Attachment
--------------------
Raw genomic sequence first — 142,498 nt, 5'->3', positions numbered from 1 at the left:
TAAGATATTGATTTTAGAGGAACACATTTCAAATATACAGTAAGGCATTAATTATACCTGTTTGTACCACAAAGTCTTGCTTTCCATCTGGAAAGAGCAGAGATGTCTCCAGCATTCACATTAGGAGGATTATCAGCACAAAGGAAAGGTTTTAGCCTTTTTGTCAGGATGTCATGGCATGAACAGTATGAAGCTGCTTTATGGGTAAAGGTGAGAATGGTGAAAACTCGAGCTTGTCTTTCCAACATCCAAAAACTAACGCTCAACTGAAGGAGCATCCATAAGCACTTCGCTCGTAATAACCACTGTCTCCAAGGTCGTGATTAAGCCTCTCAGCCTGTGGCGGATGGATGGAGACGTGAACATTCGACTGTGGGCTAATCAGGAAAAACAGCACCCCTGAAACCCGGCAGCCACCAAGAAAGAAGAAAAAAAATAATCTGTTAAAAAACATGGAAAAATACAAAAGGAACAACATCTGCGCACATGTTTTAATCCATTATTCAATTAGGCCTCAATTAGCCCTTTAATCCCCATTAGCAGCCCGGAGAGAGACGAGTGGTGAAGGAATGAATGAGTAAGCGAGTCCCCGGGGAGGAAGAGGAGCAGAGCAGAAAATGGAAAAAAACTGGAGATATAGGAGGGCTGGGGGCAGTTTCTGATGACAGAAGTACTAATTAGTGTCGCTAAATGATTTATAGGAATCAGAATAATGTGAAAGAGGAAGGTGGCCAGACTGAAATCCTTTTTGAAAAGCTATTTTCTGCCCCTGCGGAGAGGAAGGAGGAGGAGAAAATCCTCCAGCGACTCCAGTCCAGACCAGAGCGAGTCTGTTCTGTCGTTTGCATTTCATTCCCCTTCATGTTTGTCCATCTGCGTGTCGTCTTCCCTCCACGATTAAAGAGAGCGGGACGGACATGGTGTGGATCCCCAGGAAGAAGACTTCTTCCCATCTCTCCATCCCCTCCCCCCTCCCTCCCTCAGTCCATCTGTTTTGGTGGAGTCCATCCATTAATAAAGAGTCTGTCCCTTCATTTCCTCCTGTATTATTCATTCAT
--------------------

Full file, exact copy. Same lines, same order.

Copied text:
Raw genomic sequence first — 142,498 nt, 5'->3', positions numbered from 1 at the left:
TAAGATATTGATTTTAGAGGAACACATTTCAAATATACAGTAAGGCATTAATTATACCTGTTTGTACCACAAAGTCTTGCTTTCCATCTGGAAAGAGCAGAGATGTCTCCAGCATTCACATTAGGAGGATTATCAGCACAAAGGAAAGGTTTTAGCCTTTTTGTCAGGATGTCATGGCATGAACAGTATGAAGCTGCTTTATGGGTAAAGGTGAGAATGGTGAAAACTCGAGCTTGTCTTTCCAACATCCAAAAACTAACGCTCAACTGAAGGAGCATCCATAAGCACTTCGCTCGTAATAACCACTGTCTCCAAGGTCGTGATTAAGCCTCTCAGCCTGTGGCGGATGGATGGAGACGTGAACATTCGACTGTGGGCTAATCAGGAAAAACAGCACCCCTGAAACCCGGCAGCCACCAAGAAAGAAGAAAAAAAATAATCTGTTAAAAAACATGGAAAAATACAAAAGGAACAACATCTGCGCACATGTTTTAATCCATTATTCAATTAGGCCTCAATTAGCCCTTTAATCCCCATTAGCAGCCCGGAGAGAGACGAGTGGTGAAGGAATGAATGAGTAAGCGAGTCCCCGGGGAGGAAGAGGAGCAGAGCAGAAAATGGAAAAAAACTGGAGATATAGGAGGGCTGGGGGCAGTTTCTGATGACAGAAGTACTAATTAGTGTCGCTAAATGATTTATAGGAATCAGAATAATGTGAAAGAGGAAGGTGGCCAGACTGAAATCCTTTTTGAAAAGCTATTTTCTGCCCCTGCGGAGAGGAAGGAGGAGGAGAAAATCCTCCAGCGACTCCAGTCCAGACCAGAGCGAGTCTGTTCTGTCGTTTGCATTTCATTCCCCTTCATGTTTGTCCATCTGCGTGTCGTCTTCCCTCCACGATTAAAGAGAGCGGGACGGACATGGTGTGGATCCCCAGGAAGAAGACTTCTTCCCATCTCTCCATCCCCTCCCCCCTCCCTCCCTCAGTCCATCTGTTTTGGTGGAGTCCATCCATTAATAAAGAGTCTGTCCCTTCATTTCCTCCTGTATTATTCATTCAT